6. Chinese Religion in the Ming and Qing Dynasties

  1. Randall L. Nadeau
  1. Mark Meulenbeld

Published Online: 14 MAR 2012

DOI: 10.1002/9781444361995.ch6

The Wiley-Blackwell Companion to Chinese Religions

The Wiley-Blackwell Companion to Chinese Religions

How to Cite

Meulenbeld, M. (2012) Chinese Religion in the Ming and Qing Dynasties, in The Wiley-Blackwell Companion to Chinese Religions (ed R. L. Nadeau), John Wiley & Sons, Ltd, Chichester, UK. doi: 10.1002/9781444361995.ch6

Editor Information

  1. Trinity University, San Antonio, Texas, USA

Author Information

  1. University of Wisconsin, Madison, USA

Publication History

  1. Published Online: 14 MAR 2012
  2. Published Print: 20 APR 2012

ISBN Information

Print ISBN: 9781405190312

Online ISBN: 9781444361995

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Keywords:

  • Chinese religion, in Ming and Qing;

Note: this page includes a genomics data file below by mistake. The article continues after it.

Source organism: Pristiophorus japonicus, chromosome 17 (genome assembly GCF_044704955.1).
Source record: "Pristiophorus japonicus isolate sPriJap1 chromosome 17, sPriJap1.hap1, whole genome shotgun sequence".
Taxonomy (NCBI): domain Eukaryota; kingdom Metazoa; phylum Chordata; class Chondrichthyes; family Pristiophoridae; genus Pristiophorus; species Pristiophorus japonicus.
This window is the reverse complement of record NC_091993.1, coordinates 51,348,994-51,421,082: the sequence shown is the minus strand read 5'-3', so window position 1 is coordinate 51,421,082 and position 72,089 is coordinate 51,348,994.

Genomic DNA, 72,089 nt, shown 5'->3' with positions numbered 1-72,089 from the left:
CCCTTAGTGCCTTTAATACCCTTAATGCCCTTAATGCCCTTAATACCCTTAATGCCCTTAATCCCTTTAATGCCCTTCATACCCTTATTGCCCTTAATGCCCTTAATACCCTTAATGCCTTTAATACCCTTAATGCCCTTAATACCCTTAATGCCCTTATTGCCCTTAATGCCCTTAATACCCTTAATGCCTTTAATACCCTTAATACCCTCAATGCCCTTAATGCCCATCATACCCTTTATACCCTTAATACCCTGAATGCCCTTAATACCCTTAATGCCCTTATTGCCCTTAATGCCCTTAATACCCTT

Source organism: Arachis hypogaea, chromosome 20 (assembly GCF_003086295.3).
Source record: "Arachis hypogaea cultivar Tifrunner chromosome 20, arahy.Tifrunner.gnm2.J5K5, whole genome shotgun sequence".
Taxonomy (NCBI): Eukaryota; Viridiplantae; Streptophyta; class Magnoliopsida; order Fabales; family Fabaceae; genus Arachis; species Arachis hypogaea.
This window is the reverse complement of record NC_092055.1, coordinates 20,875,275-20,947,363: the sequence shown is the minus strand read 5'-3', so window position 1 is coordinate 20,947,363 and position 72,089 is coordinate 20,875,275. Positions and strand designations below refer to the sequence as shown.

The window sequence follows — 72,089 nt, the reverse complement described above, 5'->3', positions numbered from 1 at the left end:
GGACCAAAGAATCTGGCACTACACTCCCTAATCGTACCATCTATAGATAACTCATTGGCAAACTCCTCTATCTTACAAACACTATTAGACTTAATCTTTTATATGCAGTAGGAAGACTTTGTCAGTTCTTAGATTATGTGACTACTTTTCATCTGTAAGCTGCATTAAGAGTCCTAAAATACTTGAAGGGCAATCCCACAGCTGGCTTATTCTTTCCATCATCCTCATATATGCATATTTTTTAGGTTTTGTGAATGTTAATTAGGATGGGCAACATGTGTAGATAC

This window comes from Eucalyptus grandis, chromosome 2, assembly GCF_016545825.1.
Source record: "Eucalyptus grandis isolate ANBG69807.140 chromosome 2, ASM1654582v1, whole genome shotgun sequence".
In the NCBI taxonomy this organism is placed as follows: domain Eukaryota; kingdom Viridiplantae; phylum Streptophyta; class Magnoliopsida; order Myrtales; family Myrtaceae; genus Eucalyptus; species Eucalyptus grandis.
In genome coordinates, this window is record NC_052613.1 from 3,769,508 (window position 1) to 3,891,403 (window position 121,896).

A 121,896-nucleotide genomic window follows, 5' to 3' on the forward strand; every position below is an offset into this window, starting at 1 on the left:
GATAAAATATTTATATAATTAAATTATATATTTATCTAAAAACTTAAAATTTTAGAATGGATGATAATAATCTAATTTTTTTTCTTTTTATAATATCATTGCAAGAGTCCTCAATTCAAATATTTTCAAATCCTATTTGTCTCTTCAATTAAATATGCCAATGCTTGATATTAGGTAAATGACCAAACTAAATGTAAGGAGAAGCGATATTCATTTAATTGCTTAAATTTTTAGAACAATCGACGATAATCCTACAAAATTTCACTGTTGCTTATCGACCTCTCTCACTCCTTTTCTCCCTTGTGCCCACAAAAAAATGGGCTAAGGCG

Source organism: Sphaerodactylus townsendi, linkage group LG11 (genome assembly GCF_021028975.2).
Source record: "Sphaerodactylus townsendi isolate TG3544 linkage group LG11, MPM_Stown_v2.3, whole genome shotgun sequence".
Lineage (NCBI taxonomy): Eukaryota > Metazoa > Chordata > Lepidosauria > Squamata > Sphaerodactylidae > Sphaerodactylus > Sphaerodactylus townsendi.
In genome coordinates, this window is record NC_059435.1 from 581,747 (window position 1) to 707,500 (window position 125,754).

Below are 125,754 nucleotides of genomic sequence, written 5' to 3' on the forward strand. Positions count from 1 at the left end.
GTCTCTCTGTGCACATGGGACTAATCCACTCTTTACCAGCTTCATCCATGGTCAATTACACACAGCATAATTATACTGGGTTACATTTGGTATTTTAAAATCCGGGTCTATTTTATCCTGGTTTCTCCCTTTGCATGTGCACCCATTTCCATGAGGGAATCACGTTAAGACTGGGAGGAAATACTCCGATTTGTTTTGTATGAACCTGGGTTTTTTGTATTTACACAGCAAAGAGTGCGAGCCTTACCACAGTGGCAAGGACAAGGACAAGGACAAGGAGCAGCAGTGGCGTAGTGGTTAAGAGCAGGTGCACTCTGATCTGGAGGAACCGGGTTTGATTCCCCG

• religious landscape, of the Ming and Qing;
  • “three teachings” of Confucianism, Buddhism, Daoism;
  • the Buddhist Canon and the Daoist Canon;
  • unity of the three teachings, in model of syncretism;
  • modernization of China, detrimental to others;
  • anti-religious ideology, Communism;
  • “Socialism” and geming

Summary

This chapter contains sections titled:

  • The Religious Landscape of the Ming and Qing

  • Territorial Temples and Their Gods

  • The “Three Teachings”: Confucianism, Buddhism, and Daoism

  • Denominational Boundaries and Ritual Expression

  • Local Religion vis-à-vis Religious Institutions

  • Conclusion

  • Further Reading